Developing Seamless Connections in the Urban Transit Network: A Look Toward High-Speed Rail Interconnectivity


In the past, U.S. studies on high-speed rail (HSR) have focused primarily on the economic implications of high-speed rail development. Recently, however, studies have begun evaluating multimodal connectivity of HSR stations. The ways in which different modes are connected to HSR stations influences the ridership of HSR. As the development of the U.S. HSR system has reached the stage of design and construction, guidelines on multimodal connectivity are necessary to maximize that ridership.

The objective of this study was to quantify multimodal connectivity of HSR stations and its impact on ridership in four countries where HSR has been established, setting the basis for future rail interconnectivity. In this study, multimodal connectivity is measured by the number of different modes of transportation connected to HSR stations, the number of installed arrival and departure facilities for each mode, the transfer time from connecting modes to boarding platforms at HSR stations, and the arrival time intervals of public transportation modes. To achieve this objective, data were collected from HSR systems of France, Spain, Japan and China. Various characteristics of the connecting modes were observed and compared. The relationship between ridership and the characteristics of multimodal connectivity was identified using regression models developed in this study.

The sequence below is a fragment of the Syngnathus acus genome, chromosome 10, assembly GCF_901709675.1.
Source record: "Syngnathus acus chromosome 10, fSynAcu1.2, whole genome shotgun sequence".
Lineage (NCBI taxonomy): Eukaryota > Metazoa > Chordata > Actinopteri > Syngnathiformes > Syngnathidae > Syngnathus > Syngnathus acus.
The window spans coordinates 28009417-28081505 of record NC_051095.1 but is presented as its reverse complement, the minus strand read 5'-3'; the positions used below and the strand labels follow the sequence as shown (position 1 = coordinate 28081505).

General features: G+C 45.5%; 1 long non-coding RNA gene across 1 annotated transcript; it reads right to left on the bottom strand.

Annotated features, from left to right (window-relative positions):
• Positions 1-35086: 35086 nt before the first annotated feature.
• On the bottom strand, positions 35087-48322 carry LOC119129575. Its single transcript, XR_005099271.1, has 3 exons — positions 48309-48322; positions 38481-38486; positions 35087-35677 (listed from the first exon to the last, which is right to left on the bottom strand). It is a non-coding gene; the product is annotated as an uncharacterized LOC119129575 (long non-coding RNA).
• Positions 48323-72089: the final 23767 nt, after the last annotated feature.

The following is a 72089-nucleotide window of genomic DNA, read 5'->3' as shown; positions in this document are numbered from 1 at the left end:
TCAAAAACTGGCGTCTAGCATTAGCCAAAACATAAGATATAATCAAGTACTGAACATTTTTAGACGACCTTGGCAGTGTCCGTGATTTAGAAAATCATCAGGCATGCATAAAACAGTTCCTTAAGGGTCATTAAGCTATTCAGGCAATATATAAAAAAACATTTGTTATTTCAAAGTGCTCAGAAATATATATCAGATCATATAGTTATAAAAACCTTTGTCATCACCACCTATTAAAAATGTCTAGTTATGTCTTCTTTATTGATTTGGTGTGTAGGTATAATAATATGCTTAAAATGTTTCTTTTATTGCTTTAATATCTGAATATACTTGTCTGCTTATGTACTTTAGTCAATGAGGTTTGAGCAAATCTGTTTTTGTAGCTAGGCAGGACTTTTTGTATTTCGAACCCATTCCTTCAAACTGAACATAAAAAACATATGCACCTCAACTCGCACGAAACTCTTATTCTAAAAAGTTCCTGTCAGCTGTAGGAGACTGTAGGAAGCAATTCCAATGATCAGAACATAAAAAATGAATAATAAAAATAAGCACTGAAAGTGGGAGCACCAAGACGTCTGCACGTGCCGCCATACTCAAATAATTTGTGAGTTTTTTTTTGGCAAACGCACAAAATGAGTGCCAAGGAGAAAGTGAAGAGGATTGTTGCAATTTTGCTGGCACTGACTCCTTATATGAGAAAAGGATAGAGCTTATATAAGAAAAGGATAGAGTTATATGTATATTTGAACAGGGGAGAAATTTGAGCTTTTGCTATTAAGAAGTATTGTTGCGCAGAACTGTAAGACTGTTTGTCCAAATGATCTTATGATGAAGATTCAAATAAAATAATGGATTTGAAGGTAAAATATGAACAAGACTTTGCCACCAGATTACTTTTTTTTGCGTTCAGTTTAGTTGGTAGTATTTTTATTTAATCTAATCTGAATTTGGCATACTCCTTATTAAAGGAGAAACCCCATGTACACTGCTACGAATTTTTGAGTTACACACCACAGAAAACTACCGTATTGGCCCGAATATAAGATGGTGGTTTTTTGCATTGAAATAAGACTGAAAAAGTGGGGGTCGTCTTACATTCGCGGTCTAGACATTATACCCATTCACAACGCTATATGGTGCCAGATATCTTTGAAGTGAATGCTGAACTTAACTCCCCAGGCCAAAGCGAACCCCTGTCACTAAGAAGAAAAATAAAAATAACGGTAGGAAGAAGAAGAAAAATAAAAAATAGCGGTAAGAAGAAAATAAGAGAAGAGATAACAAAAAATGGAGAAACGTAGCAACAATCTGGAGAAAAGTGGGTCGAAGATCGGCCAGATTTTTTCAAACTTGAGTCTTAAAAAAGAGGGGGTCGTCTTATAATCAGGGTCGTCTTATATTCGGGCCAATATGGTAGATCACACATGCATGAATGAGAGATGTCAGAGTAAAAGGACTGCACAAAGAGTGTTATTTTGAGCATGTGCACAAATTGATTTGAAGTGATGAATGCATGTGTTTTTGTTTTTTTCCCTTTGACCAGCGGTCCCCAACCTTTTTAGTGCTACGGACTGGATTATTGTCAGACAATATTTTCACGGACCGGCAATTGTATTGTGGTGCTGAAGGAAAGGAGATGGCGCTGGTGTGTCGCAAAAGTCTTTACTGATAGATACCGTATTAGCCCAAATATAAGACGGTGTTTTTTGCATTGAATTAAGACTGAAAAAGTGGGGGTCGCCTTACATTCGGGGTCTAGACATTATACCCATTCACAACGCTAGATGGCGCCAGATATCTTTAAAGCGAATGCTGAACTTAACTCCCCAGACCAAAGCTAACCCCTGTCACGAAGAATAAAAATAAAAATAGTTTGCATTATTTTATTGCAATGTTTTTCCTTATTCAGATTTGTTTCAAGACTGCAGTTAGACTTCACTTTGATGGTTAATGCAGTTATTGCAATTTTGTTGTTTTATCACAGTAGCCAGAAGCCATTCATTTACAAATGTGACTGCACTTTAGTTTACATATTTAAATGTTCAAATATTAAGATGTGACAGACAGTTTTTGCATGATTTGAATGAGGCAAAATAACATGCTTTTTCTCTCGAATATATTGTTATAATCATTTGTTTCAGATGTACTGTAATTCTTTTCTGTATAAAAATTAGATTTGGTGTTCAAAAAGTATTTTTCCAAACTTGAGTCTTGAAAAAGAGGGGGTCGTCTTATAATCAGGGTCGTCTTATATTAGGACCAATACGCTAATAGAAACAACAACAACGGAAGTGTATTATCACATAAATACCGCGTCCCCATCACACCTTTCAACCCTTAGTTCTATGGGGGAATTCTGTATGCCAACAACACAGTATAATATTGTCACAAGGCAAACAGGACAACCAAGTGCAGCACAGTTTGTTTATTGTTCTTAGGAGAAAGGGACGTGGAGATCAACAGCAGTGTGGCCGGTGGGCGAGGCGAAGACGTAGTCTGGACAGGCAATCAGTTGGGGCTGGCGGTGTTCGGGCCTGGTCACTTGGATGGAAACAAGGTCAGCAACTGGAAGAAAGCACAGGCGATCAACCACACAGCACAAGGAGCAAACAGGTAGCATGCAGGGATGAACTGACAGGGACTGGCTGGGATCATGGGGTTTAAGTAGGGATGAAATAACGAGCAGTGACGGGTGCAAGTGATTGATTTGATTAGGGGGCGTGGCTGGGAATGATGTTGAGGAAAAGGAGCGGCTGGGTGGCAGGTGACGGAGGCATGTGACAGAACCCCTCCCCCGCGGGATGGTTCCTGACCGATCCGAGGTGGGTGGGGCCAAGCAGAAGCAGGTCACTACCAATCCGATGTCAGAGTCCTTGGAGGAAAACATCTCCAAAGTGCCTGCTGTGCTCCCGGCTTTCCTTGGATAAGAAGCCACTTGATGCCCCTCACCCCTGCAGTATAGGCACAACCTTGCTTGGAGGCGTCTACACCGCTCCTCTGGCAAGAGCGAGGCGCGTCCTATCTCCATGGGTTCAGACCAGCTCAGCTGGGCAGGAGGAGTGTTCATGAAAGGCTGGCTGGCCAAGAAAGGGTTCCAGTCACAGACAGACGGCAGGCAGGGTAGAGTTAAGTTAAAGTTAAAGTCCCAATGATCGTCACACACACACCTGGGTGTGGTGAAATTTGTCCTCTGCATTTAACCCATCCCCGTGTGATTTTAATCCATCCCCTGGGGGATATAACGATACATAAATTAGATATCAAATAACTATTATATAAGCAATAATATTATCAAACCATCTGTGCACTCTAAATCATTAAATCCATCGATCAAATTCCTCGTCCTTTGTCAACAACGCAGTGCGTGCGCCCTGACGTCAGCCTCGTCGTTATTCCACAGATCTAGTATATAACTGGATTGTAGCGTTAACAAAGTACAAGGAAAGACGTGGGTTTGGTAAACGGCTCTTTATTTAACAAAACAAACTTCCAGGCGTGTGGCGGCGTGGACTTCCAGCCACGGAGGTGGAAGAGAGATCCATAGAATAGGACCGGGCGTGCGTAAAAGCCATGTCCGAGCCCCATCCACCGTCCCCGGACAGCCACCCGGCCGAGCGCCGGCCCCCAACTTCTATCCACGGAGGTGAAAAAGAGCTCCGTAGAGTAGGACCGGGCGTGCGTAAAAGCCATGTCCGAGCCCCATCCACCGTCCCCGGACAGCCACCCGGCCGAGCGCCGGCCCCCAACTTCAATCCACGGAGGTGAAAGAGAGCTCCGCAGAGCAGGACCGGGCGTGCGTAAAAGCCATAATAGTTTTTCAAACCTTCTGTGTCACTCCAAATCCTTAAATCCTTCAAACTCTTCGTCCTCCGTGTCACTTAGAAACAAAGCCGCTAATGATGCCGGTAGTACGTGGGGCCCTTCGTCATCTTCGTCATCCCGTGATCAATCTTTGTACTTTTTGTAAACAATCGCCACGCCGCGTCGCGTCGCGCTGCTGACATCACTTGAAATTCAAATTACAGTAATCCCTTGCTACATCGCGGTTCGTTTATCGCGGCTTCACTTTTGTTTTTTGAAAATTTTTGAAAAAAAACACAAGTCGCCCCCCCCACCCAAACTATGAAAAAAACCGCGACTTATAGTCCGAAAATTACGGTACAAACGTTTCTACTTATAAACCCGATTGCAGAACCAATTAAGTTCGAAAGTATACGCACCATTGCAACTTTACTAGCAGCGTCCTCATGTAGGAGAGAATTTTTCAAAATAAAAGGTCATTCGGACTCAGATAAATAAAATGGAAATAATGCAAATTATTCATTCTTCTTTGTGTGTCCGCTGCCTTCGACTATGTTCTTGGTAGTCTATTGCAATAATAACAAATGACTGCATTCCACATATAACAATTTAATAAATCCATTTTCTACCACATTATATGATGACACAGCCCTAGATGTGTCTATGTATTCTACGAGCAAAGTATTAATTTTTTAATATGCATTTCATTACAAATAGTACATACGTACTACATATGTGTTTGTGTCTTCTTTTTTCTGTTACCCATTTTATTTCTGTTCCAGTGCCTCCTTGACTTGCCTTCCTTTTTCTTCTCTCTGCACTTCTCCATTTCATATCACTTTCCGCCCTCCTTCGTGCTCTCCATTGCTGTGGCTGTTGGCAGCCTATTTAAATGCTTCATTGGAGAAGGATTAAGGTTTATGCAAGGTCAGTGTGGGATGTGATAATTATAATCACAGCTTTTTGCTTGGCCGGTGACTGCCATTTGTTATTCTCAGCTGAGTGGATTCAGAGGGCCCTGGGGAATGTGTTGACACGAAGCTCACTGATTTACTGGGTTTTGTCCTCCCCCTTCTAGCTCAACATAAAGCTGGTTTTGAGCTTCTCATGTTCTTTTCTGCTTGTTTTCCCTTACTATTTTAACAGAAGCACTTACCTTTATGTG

It was observed from the analysis that the multimodal connectivity at HSR stations in various countries presents a variety of profiles. For example, HSR stations in China connect with more bus lines than those in other countries. Relatively, there are more bus stops/terminals provided in France. Transfer times in Japan and China are significantly longer than those in France and Spain. The average bus arrival interval in France is longest, at more than double that in China.

All the connectivity variables considered in this study influence ridership in these four countries in various ways. On the whole, bus, subway, and regional railroad service influence ridership significantly. For instance, the more bus services connected to the station, the higher the ridership. This trend is apparent in three of the four countries, France being the exception. Also, subway, light rail, and traditional rail are modes of high-capacity transportation. Their connection to HSR stations always implies high ridership for high-speed rail. The number of facilities also shows significant impacts on HSR ridership. For instance, the more bus and subway stops, and the more bicycle parking and taxi stands, the higher the ridership. Transfer time also has a significant influence.

These findings have important implications for the proposed California and Nevada HSR stations. Accommodations for arrival on foot or by bicycle are recommended. More issues on transfer time at HSR stations in the metropolitan areas in California are elaborated upon. Also discussed are the unique needs of visitors to Las Vegas and their implications for HSR design.